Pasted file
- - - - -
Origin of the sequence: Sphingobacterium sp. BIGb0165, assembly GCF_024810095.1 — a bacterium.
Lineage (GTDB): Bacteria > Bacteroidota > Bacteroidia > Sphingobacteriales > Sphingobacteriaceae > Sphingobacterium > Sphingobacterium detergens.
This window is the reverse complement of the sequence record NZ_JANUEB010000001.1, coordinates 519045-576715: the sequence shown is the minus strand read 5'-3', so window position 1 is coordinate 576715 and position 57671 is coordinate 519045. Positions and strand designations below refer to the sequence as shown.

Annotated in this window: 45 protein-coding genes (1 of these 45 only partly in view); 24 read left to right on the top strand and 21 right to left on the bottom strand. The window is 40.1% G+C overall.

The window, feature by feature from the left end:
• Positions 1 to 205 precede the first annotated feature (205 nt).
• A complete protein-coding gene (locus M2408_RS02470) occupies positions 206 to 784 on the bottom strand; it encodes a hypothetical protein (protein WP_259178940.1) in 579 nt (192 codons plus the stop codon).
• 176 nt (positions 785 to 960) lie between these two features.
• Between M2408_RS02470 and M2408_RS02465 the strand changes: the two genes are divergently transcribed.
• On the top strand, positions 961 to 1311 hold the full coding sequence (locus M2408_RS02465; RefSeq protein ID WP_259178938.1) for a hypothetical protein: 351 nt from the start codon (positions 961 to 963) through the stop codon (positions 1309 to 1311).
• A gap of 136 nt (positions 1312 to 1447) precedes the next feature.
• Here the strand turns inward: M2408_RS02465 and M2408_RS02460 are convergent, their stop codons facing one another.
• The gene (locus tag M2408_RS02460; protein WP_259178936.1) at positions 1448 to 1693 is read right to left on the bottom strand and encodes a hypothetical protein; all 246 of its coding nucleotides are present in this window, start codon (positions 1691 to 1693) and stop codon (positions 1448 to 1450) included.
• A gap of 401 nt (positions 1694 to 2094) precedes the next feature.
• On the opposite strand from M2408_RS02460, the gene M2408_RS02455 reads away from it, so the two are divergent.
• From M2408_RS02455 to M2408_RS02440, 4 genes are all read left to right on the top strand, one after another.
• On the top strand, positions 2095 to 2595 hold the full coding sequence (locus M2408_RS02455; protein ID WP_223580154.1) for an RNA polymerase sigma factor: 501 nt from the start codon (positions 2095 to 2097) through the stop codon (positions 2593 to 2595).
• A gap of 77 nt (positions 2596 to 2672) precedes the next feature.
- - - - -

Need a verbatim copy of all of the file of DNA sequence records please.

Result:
Origin of the sequence: Sphingobacterium sp. BIGb0165, assembly GCF_024810095.1 — a bacterium.
Lineage (GTDB): Bacteria > Bacteroidota > Bacteroidia > Sphingobacteriales > Sphingobacteriaceae > Sphingobacterium > Sphingobacterium detergens.
This window is the reverse complement of the sequence record NZ_JANUEB010000001.1, coordinates 519045-576715: the sequence shown is the minus strand read 5'-3', so window position 1 is coordinate 576715 and position 57671 is coordinate 519045. Positions and strand designations below refer to the sequence as shown.

Annotated in this window: 45 protein-coding genes (1 of these 45 only partly in view); 24 read left to right on the top strand and 21 right to left on the bottom strand. The window is 40.1% G+C overall.

The window, feature by feature from the left end:
• Positions 1 to 205 precede the first annotated feature (205 nt).
• A complete protein-coding gene (locus M2408_RS02470) occupies positions 206 to 784 on the bottom strand; it encodes a hypothetical protein (protein WP_259178940.1) in 579 nt (192 codons plus the stop codon).
• 176 nt (positions 785 to 960) lie between these two features.
• Between M2408_RS02470 and M2408_RS02465 the strand changes: the two genes are divergently transcribed.
• On the top strand, positions 961 to 1311 hold the full coding sequence (locus M2408_RS02465; RefSeq protein ID WP_259178938.1) for a hypothetical protein: 351 nt from the start codon (positions 961 to 963) through the stop codon (positions 1309 to 1311).
• A gap of 136 nt (positions 1312 to 1447) precedes the next feature.
• Here the strand turns inward: M2408_RS02465 and M2408_RS02460 are convergent, their stop codons facing one another.
• The gene (locus tag M2408_RS02460; protein WP_259178936.1) at positions 1448 to 1693 is read right to left on the bottom strand and encodes a hypothetical protein; all 246 of its coding nucleotides are present in this window, start codon (positions 1691 to 1693) and stop codon (positions 1448 to 1450) included.
• A gap of 401 nt (positions 1694 to 2094) precedes the next feature.
• On the opposite strand from M2408_RS02460, the gene M2408_RS02455 reads away from it, so the two are divergent.
• From M2408_RS02455 to M2408_RS02440, 4 genes are all read left to right on the top strand, one after another.
• On the top strand, positions 2095 to 2595 hold the full coding sequence (locus M2408_RS02455; protein ID WP_223580154.1) for an RNA polymerase sigma factor: 501 nt from the start codon (positions 2095 to 2097) through the stop codon (positions 2593 to 2595).
• A gap of 77 nt (positions 2596 to 2672) precedes the next feature.